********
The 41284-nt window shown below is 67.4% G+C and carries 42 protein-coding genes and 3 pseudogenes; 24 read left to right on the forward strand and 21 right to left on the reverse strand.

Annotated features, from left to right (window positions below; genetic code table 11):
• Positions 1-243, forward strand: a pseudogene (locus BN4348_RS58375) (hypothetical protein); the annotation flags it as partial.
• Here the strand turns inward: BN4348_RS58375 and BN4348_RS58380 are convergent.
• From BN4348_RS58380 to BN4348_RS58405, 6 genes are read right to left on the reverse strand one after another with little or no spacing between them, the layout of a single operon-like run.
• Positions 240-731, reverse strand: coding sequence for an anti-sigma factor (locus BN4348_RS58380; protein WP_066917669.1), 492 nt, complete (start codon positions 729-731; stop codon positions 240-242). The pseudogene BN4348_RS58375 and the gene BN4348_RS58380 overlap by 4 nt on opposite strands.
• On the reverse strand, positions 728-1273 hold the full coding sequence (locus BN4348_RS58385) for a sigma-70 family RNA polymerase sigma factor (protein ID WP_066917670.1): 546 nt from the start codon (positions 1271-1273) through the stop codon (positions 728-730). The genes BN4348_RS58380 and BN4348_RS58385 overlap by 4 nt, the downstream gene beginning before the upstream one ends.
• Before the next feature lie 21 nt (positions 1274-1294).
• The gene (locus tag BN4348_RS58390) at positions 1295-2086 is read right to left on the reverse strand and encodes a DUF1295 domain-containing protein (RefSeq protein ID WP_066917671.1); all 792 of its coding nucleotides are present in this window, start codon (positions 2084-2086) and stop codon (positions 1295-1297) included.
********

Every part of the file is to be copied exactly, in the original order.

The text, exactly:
The 41284-nt window shown below is 67.4% G+C and carries 42 protein-coding genes and 3 pseudogenes; 24 read left to right on the forward strand and 21 right to left on the reverse strand.

Annotated features, from left to right (window positions below; genetic code table 11):
• Positions 1-243, forward strand: a pseudogene (locus BN4348_RS58375) (hypothetical protein); the annotation flags it as partial.
• Here the strand turns inward: BN4348_RS58375 and BN4348_RS58380 are convergent.
• From BN4348_RS58380 to BN4348_RS58405, 6 genes are read right to left on the reverse strand one after another with little or no spacing between them, the layout of a single operon-like run.
• Positions 240-731, reverse strand: coding sequence for an anti-sigma factor (locus BN4348_RS58380; protein WP_066917669.1), 492 nt, complete (start codon positions 729-731; stop codon positions 240-242). The pseudogene BN4348_RS58375 and the gene BN4348_RS58380 overlap by 4 nt on opposite strands.
• On the reverse strand, positions 728-1273 hold the full coding sequence (locus BN4348_RS58385) for a sigma-70 family RNA polymerase sigma factor (protein ID WP_066917670.1): 546 nt from the start codon (positions 1271-1273) through the stop codon (positions 728-730). The genes BN4348_RS58380 and BN4348_RS58385 overlap by 4 nt, the downstream gene beginning before the upstream one ends.
• Before the next feature lie 21 nt (positions 1274-1294).
• The gene (locus tag BN4348_RS58390) at positions 1295-2086 is read right to left on the reverse strand and encodes a DUF1295 domain-containing protein (RefSeq protein ID WP_066917671.1); all 792 of its coding nucleotides are present in this window, start codon (positions 2084-2086) and stop codon (positions 1295-1297) included.